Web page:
Tuesday, September 13, 2005

Song for Nomsa

Louis Mhlanga
Louis MhlangaThis post is probably illegal and I'm not even sure if the embedded music will play on all browsers. So, firstly, let me apologise in advance should you have trouble playing the embedded track or if it makes this page very slow to load. If anyone more experienced in blogging has advice on embedding music, I'll be most grateful.

Secondly, to those observing copyright issues, let me just say that it's just one track from an artist who is not that widely known and that this is a bit of free advertising that should be gratefully received - it's not every day that someone relatively unknown is given such a public platform as this. I'm sure Mhlanga will be eternally grateful for this exposure!

While raiding G's music collection over the weekend, I came across 'Song for Nomsa' by Louis Mhlanga (*). I've listened to a lot of Mhlanga's stuff before but not heard this CD which also features Dutch bassist Erik Van Der Westen. I couldn't stop listening to it so G went out and bought me a copy.

I've always thought of Mhlanga as a South African musician but it seems that he's originally Zimbabwean. The Zimbabwe Music Guide certainly claims him as a son of Zimbabwe! He grew up there (some websites say he was born in South Africa), taught himself the guitar at 10 and, from the seventies, fronted a lot of bands in Zimbabwe before heading off to South Africa to further his career. More recently, he spent a year in the Netherlands as the musician-in-residence at the Royal Dutch Conservatory of Music where he taught African guitar.

Song for Nomsa
You can read more about him here where they have this to say about 'Song for Nomsa':

In 1998 he went to Europe to give workshops at several Conservatories to teach his Mbira transferred material to students. There he met Double bassist Eric van der Westen with whom he recorded in 1999 a beautiful duo album (dedicated to his daughter) "Song for Nomsa". It was the first time that Louis could be heard in such a spacious acoustic setting. From that album the song "Zvinoshamisa" was selected as the soundtrack of a video clip produced by Education International and NOVIB for their 'Global Campaign Against Child Labor and The Right for All Children to Education'. Through this connection with the Netherlands, Louis came across less common ground when he started to play in a jazz setting with the famous Dutch jazz group The Paul van Kemenade Quintet. He recorded the album "Zvinoshamisa" with them (containing the title song of course) and toured The Netherlands in 1998, 1999 and 2000. Louis' outstanding feel and touch have taken him all over the world. He has performed at major festivals like: The Sunsplash in Austria, Music Metisses in France, Rudelstadt in Germany, Masa in Ivory Coast, Dranouter in Belgium, Tribute concert for Lady Di in England, Stranger than Paranoia and Mundial in The Netherlands.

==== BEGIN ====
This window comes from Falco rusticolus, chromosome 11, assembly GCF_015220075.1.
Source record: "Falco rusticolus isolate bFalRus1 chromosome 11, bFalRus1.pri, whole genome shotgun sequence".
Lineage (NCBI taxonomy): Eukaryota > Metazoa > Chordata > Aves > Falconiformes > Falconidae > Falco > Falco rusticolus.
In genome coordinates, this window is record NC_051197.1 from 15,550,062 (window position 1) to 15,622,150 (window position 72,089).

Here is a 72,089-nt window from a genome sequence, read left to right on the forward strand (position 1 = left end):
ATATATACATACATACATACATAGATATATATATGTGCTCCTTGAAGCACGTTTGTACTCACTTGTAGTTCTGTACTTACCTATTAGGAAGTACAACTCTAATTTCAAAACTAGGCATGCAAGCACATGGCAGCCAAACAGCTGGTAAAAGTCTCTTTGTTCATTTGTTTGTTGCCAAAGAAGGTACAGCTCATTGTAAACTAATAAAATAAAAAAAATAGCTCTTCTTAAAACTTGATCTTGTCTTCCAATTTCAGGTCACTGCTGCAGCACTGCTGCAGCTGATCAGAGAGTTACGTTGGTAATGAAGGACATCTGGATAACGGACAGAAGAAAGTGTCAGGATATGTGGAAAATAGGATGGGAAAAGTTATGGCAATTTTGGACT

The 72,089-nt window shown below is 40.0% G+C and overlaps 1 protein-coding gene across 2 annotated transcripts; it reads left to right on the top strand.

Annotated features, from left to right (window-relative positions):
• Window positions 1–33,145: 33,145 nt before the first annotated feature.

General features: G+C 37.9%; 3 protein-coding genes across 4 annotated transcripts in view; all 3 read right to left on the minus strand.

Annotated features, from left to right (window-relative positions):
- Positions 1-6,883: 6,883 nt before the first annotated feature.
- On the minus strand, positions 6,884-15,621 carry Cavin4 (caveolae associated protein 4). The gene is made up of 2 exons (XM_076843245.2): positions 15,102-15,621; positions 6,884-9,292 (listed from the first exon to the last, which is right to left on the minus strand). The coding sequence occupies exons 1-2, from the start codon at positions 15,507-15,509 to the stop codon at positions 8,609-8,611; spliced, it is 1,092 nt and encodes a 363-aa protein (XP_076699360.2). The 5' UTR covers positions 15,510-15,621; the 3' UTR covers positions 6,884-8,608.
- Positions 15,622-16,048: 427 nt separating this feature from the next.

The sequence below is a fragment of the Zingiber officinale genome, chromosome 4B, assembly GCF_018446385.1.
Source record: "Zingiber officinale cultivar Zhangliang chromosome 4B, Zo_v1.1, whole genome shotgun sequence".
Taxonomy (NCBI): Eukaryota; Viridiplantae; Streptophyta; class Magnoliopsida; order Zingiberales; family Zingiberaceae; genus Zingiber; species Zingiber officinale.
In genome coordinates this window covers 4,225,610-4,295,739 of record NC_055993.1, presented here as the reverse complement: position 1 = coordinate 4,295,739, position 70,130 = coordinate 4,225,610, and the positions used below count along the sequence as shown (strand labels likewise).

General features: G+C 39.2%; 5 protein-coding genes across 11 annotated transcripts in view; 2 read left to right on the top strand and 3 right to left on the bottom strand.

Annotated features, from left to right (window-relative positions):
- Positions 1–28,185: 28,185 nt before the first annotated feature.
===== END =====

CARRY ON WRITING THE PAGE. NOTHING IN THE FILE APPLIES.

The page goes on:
Not everyone will like this type of music but I hope that this clip of 'Zvinoshamisa' will make you want to hear more. The album can be bought online at various places including here.

Interestingly, the whole album is sung in Sotho whereas Mhlanga, coming from Harare in Zimbabwe, would've grown up with Shona as his home tongue. I just wish I knew what the lyrics are about.

(*) for those of you not used to South African names, Mhlanga is pronounced 'Im-sh-lung-ah'


Blogger Ebbsson said...

Thanks so much for this info! It was great reading about this and to be able to listen to this song. I'll tell you why:

First of all it was really good reading, well written, and very interesting subject. I hope this will help Mhlanga to be more known.

Second of all, why I got here:
One night I was zapping through channels at the TV and I ended up seeing the end of a program about the effects in Africa from the missionaries in history, and the last song played in the reportage was so good, I couldn't think of not being able to ever hear it again. Sadly the tv-producers/journalists didn't care about to tell which songs they were playing in the program (!!!) and I couldn't tell what it was from the lyrics, exactly... So, I e-mailed the TV-company and asked. It was weeks ago.

Today I got an answer from some confused person hired at the company, who didn't at all know about this TV-program or this music. He had tried to get in touch with the journalist of the program, but this person were traveling "some where in Africa". He suggested some songs he thought it could be and some info about what record it could be on, and I started go through the net. First I had the wrong song title and the song I found wasn't at all the same what I was looking for. But then I found a detail in the e-mail, 'Zvinoshamisa', and I started searching for that. I finally found your blog and here it was! I'm so incredibly happy for this, and to be able to listen to the song to make sure that it was the one I heard in the program. It is! Thank you!

I will buy this record as soon as I can, so for sure at least one fan more is gained by adding this song to the internet like this. I hope there are more potential fans out there...

Thank you!

1:40 pm  

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